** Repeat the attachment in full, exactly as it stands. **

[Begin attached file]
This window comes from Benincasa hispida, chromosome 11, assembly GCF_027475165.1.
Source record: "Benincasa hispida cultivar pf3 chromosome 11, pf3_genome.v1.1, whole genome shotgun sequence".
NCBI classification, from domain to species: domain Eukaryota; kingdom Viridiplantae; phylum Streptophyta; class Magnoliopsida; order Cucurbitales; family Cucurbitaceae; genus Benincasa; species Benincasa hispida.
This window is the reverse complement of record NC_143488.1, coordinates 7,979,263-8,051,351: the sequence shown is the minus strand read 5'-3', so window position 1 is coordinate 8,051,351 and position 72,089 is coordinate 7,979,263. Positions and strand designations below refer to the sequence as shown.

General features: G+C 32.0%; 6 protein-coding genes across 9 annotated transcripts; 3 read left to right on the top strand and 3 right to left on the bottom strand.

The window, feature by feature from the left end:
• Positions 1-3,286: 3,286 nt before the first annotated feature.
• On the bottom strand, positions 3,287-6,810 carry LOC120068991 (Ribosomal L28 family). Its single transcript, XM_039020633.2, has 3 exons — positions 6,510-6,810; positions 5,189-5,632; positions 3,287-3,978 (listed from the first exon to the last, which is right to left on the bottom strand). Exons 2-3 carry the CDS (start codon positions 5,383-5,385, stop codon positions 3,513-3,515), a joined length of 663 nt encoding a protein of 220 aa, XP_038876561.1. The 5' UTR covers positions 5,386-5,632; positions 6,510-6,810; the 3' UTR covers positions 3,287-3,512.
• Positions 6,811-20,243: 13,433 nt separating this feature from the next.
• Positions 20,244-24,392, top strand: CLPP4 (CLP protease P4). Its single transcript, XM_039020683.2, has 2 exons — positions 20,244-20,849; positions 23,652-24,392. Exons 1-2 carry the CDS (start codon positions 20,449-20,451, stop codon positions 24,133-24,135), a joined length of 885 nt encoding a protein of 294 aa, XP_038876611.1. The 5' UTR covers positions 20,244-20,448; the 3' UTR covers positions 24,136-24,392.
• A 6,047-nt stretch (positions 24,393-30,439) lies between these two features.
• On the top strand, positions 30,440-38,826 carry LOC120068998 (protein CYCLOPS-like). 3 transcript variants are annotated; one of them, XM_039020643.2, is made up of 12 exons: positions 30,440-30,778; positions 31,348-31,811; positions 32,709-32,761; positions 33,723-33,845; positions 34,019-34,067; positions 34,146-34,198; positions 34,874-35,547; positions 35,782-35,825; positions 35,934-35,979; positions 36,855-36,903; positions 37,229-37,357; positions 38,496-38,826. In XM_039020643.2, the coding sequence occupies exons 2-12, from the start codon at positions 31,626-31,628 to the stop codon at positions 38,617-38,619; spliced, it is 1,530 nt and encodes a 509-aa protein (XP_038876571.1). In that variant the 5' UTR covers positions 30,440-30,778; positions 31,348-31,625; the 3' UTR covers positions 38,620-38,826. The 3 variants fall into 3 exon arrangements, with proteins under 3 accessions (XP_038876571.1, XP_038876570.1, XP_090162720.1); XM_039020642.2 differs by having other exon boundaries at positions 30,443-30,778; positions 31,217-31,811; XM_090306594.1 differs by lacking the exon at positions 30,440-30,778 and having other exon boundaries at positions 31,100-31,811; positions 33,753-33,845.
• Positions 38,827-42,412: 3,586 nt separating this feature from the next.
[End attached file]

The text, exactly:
This window comes from Benincasa hispida, chromosome 11, assembly GCF_027475165.1.
Source record: "Benincasa hispida cultivar pf3 chromosome 11, pf3_genome.v1.1, whole genome shotgun sequence".
NCBI classification, from domain to species: domain Eukaryota; kingdom Viridiplantae; phylum Streptophyta; class Magnoliopsida; order Cucurbitales; family Cucurbitaceae; genus Benincasa; species Benincasa hispida.
This window is the reverse complement of record NC_143488.1, coordinates 7,979,263-8,051,351: the sequence shown is the minus strand read 5'-3', so window position 1 is coordinate 8,051,351 and position 72,089 is coordinate 7,979,263. Positions and strand designations below refer to the sequence as shown.

General features: G+C 32.0%; 6 protein-coding genes across 9 annotated transcripts; 3 read left to right on the top strand and 3 right to left on the bottom strand.

The window, feature by feature from the left end:
• Positions 1-3,286: 3,286 nt before the first annotated feature.
• On the bottom strand, positions 3,287-6,810 carry LOC120068991 (Ribosomal L28 family). Its single transcript, XM_039020633.2, has 3 exons — positions 6,510-6,810; positions 5,189-5,632; positions 3,287-3,978 (listed from the first exon to the last, which is right to left on the bottom strand). Exons 2-3 carry the CDS (start codon positions 5,383-5,385, stop codon positions 3,513-3,515), a joined length of 663 nt encoding a protein of 220 aa, XP_038876561.1. The 5' UTR covers positions 5,386-5,632; positions 6,510-6,810; the 3' UTR covers positions 3,287-3,512.
• Positions 6,811-20,243: 13,433 nt separating this feature from the next.
• Positions 20,244-24,392, top strand: CLPP4 (CLP protease P4). Its single transcript, XM_039020683.2, has 2 exons — positions 20,244-20,849; positions 23,652-24,392. Exons 1-2 carry the CDS (start codon positions 20,449-20,451, stop codon positions 24,133-24,135), a joined length of 885 nt encoding a protein of 294 aa, XP_038876611.1. The 5' UTR covers positions 20,244-20,448; the 3' UTR covers positions 24,136-24,392.
• A 6,047-nt stretch (positions 24,393-30,439) lies between these two features.
• On the top strand, positions 30,440-38,826 carry LOC120068998 (protein CYCLOPS-like). 3 transcript variants are annotated; one of them, XM_039020643.2, is made up of 12 exons: positions 30,440-30,778; positions 31,348-31,811; positions 32,709-32,761; positions 33,723-33,845; positions 34,019-34,067; positions 34,146-34,198; positions 34,874-35,547; positions 35,782-35,825; positions 35,934-35,979; positions 36,855-36,903; positions 37,229-37,357; positions 38,496-38,826. In XM_039020643.2, the coding sequence occupies exons 2-12, from the start codon at positions 31,626-31,628 to the stop codon at positions 38,617-38,619; spliced, it is 1,530 nt and encodes a 509-aa protein (XP_038876571.1). In that variant the 5' UTR covers positions 30,440-30,778; positions 31,348-31,625; the 3' UTR covers positions 38,620-38,826. The 3 variants fall into 3 exon arrangements, with proteins under 3 accessions (XP_038876571.1, XP_038876570.1, XP_090162720.1); XM_039020642.2 differs by having other exon boundaries at positions 30,443-30,778; positions 31,217-31,811; XM_090306594.1 differs by lacking the exon at positions 30,440-30,778 and having other exon boundaries at positions 31,100-31,811; positions 33,753-33,845.
• Positions 38,827-42,412: 3,586 nt separating this feature from the next.